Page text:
The federal government also had a furlough program in place at the time. As vice president, Bush had done nothing to limit it, and after he was elected president, he showed no interest in restricting it. [Paul Waldman / Washington Post] When governor of California, Ronald Reagan defended the state’s furlough program after two men out on furlough committed murders. After the first murder, Reagan pointed out that “more than 20,000 already have these passes … and this was the only case of this kind, the only murder.” And he celebrated the fact that California was “leading the nation in rehabilitation,” saying, “obviously you can’t be perfect.” [Doug Willis / Associated Press] And while Massachusetts was unusual in that it made furlough available to certain people serving life without parole sentences, there were many other states where furlough was a possibility for people convicted of first-degree murder (for which in Massachusetts, life without parole was the automatic sentence). [Robin Toner / New York Times]

Massachusetts, Gertner wrote, went from being a state where a governor’s anti-crime council could agree that “mental health policy, juvenile justice, family services, even labor and employment had to be incorporated into solutions” to one where “mandatory sentences proliferated; alternatives to imprisonment were ignored” and “the media regularly attacked so-called lenient judges—ignoring those who were needlessly harsh.” The result was that “Mississippi, Texas, Arkansas, Georgia, and South Carolina have all gone farther to reduce prison populations than Massachusetts.” [Nancy Gertner / Boston Globe]

In 2017, writing in the Los Angeles Times, John Pfaff described the “Willie Horton effect”—“the powerful asymmetry that permeates our punishment policy: Even smart leniency is politically costly, but severity is not.” That reality has an especially pernicious effect in places where prosecutors and judges are elected. [John Pfaff / Los Angeles Times] Common-sense and compassionate policies are seen as too politically costly if the commission of a single serious crime by a person released on bail, after the completion of a sentence, or on parole, is then blamed on the judges, prosecutors, or parole commissioners involved.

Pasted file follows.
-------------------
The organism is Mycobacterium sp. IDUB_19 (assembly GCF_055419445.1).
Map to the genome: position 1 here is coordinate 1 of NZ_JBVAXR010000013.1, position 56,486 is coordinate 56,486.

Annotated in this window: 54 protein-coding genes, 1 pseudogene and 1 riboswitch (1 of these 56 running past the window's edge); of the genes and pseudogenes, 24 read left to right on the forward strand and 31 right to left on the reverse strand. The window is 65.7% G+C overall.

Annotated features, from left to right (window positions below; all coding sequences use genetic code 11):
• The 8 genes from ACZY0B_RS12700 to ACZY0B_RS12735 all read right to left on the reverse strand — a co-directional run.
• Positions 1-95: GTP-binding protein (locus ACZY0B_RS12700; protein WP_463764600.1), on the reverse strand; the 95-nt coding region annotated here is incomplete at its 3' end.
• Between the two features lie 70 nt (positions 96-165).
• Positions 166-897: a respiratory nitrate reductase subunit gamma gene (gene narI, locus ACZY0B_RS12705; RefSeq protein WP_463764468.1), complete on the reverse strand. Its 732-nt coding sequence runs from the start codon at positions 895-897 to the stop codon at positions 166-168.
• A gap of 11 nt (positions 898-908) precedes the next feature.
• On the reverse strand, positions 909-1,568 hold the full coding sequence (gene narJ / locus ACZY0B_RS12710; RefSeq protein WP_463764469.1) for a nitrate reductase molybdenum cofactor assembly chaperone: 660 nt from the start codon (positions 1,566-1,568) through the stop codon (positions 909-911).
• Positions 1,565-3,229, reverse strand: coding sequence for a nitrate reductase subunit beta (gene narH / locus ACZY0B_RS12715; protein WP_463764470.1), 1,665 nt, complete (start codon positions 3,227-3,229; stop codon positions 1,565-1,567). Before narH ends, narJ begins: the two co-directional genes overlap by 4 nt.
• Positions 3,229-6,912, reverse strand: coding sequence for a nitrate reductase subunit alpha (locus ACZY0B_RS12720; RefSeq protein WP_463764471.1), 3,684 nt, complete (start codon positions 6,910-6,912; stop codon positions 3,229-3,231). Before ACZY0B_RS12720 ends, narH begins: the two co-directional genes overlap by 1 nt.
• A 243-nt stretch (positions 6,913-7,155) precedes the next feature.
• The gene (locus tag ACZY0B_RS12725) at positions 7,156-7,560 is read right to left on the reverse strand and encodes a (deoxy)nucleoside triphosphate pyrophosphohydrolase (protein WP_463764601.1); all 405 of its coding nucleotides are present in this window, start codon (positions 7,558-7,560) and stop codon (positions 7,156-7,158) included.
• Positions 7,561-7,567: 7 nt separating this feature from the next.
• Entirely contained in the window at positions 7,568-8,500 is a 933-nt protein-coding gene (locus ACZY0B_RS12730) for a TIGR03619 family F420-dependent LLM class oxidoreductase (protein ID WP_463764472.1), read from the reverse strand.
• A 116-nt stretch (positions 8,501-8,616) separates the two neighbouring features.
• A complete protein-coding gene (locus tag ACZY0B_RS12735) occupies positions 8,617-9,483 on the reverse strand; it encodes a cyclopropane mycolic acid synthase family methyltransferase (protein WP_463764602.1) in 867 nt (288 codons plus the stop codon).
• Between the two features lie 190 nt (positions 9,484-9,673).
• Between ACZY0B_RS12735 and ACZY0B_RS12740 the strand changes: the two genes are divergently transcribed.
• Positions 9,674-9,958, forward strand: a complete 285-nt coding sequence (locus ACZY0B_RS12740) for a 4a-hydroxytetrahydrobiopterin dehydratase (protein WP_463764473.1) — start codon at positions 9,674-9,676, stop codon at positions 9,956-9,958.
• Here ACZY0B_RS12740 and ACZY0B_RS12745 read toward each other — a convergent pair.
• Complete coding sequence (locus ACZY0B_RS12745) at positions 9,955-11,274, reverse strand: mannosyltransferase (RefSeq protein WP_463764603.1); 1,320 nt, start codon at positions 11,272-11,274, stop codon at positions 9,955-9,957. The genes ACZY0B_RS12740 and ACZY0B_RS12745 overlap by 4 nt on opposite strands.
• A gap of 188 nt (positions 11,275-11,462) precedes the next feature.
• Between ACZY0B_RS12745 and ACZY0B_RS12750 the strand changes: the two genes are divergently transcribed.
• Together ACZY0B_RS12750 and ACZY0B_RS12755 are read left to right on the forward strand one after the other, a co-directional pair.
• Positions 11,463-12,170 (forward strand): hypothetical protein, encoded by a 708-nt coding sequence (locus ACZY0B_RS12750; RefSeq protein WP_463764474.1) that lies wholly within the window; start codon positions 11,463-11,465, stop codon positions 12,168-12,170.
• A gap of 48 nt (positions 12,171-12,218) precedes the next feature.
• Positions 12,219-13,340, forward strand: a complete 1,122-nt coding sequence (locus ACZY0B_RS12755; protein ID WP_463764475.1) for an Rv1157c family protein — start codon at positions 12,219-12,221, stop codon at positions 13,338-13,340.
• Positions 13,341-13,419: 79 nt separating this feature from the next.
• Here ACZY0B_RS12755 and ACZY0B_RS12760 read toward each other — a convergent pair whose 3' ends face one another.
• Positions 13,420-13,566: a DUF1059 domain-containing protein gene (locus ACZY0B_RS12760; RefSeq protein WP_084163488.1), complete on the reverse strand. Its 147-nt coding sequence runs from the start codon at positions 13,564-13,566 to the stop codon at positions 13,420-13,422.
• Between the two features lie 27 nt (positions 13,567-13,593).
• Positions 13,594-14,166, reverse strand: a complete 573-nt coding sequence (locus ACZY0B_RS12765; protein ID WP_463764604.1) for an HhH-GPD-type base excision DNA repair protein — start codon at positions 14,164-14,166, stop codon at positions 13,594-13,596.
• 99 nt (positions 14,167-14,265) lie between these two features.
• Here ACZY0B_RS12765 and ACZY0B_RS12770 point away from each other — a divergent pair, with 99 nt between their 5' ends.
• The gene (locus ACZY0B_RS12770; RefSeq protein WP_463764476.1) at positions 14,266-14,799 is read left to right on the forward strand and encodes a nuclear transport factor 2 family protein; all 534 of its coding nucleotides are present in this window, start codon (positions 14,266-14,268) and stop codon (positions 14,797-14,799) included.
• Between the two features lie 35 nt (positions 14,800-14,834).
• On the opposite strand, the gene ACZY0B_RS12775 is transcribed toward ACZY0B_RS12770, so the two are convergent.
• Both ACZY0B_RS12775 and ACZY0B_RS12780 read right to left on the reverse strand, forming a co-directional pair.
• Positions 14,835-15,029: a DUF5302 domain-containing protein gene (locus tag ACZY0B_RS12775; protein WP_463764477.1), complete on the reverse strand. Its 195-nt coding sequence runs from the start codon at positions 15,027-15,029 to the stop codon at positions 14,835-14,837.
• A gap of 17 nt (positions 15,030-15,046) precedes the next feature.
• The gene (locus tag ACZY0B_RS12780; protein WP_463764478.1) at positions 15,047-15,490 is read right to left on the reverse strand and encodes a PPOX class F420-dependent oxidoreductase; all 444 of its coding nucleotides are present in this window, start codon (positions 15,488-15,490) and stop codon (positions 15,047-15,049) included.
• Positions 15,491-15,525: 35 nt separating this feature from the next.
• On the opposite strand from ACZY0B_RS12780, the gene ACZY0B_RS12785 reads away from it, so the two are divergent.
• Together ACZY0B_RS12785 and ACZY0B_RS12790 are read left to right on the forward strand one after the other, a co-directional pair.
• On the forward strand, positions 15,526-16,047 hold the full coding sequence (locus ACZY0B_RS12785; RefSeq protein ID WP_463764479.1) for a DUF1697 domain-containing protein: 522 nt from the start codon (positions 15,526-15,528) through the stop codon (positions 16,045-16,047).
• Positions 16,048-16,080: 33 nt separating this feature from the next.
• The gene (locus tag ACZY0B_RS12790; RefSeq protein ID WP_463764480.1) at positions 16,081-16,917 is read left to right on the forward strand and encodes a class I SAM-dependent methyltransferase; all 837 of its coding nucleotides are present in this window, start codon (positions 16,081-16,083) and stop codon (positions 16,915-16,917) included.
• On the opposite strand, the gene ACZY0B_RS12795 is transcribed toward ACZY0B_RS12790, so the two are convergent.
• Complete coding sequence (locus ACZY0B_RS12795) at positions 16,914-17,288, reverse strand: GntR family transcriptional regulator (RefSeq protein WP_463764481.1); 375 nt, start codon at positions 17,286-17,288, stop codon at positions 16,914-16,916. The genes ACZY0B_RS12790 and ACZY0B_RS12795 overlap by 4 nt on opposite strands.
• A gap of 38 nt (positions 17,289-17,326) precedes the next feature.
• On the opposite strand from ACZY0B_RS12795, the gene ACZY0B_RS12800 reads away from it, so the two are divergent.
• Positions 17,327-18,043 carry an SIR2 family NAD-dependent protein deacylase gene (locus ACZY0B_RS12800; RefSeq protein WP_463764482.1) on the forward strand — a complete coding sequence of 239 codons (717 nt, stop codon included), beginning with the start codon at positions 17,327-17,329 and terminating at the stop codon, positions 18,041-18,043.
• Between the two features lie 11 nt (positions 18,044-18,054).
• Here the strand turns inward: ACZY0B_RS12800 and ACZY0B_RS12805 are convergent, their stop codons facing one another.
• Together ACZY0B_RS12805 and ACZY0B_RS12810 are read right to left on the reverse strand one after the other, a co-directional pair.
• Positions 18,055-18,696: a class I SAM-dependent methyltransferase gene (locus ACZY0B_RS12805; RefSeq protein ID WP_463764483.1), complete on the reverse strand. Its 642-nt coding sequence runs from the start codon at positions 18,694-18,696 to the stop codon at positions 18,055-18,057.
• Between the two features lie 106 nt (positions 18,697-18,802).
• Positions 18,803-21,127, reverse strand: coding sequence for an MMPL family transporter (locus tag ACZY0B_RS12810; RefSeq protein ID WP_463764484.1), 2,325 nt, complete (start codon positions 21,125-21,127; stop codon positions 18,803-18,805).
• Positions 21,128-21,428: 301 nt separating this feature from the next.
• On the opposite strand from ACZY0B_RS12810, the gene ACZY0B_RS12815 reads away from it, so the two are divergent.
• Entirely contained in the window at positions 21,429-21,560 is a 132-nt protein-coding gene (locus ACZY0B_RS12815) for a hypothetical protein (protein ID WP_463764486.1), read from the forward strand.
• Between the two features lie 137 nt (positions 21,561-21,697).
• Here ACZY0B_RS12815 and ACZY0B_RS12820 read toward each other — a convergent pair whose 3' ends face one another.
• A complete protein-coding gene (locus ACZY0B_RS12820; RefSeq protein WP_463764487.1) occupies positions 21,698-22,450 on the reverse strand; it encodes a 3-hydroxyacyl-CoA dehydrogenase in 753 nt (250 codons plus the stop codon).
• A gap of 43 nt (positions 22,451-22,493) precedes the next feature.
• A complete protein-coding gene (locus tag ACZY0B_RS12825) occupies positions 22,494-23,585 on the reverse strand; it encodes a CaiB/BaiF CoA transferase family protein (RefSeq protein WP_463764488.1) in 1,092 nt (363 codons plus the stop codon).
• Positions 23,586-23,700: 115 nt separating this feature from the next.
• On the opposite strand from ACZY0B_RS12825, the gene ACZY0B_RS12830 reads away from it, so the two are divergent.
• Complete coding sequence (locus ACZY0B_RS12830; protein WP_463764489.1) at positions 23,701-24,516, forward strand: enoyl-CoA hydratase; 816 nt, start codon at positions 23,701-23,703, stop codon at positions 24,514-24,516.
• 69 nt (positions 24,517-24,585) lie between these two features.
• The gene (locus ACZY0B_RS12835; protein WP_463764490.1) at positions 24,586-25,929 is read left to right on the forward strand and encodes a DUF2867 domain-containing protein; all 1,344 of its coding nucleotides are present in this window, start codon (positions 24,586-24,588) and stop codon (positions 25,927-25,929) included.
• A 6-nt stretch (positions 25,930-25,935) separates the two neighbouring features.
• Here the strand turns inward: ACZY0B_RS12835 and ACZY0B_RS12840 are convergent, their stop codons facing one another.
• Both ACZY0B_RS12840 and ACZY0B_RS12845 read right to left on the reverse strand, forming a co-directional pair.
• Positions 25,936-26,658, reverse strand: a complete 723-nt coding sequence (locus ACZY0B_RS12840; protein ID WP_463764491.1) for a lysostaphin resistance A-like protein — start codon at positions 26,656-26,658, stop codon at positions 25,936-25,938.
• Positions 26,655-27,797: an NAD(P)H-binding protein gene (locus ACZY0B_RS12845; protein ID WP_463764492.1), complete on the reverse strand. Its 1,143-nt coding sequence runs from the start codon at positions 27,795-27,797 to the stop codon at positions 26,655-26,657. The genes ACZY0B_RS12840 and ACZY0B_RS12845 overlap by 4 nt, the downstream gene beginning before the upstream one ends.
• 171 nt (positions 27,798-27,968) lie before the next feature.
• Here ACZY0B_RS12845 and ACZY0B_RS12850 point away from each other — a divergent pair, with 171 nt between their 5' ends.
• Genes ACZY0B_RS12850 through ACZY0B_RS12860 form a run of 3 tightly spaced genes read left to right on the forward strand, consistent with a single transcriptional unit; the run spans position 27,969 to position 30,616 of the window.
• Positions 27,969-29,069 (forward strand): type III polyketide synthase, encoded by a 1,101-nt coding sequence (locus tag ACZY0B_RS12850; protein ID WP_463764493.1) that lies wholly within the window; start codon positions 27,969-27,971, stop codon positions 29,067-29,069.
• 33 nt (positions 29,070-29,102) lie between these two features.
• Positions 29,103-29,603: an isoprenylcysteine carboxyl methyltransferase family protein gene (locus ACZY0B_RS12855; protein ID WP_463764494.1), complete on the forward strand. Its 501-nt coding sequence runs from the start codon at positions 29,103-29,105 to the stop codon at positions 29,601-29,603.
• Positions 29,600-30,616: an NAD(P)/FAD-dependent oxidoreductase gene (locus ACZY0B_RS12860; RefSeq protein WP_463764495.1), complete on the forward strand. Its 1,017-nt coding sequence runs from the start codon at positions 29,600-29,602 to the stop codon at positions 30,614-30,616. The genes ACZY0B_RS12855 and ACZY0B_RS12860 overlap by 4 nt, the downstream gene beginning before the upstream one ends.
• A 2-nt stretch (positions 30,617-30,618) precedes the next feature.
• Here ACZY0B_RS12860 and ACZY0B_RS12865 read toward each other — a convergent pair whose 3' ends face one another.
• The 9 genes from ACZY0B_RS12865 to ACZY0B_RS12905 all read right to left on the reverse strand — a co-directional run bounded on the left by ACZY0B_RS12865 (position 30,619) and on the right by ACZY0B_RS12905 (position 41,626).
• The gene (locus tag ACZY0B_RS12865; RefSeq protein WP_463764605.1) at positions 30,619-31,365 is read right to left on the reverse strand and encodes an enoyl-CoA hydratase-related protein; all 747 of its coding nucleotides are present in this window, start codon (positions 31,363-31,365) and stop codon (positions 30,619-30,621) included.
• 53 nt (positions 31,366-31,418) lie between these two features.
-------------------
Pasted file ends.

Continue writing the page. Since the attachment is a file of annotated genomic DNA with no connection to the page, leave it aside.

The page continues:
After George H. W. Bush died last week, there has been a discussion of whether, and when, a political figure can be criticized after death for the harms they caused while alive. An article in Out, which described Bush’s failure to address the AIDS epidemic, as vice president and as president, noted how media accounts regularly deny dignity to many who die at the hands of the criminal legal system. The civility and restraint urged by those who would like Bush—in elected politics nearly his entire adult life—commemorated in an entirely positive light is selectively extended. If “we really did have a cultural consensus that all humans are entitled to respect in death,” Naomi Gordon-Loebl writes, then “perhaps Michael Brown, just seventeen years old and far from a public figure, would not have been described as ‘no angel’ in a national newspaper just days after his murder at the hands of an adult police officer. Sandra Bland might have been spared the constant emphasis on the ‘marijuana in her system’ the same month she was laid to rest. Trayvon Martin’s school suspension record might not have been dredged up one month after he was killed on a trip home from the store to buy Skittles.” [Naomi Gordon-Loebl / Out]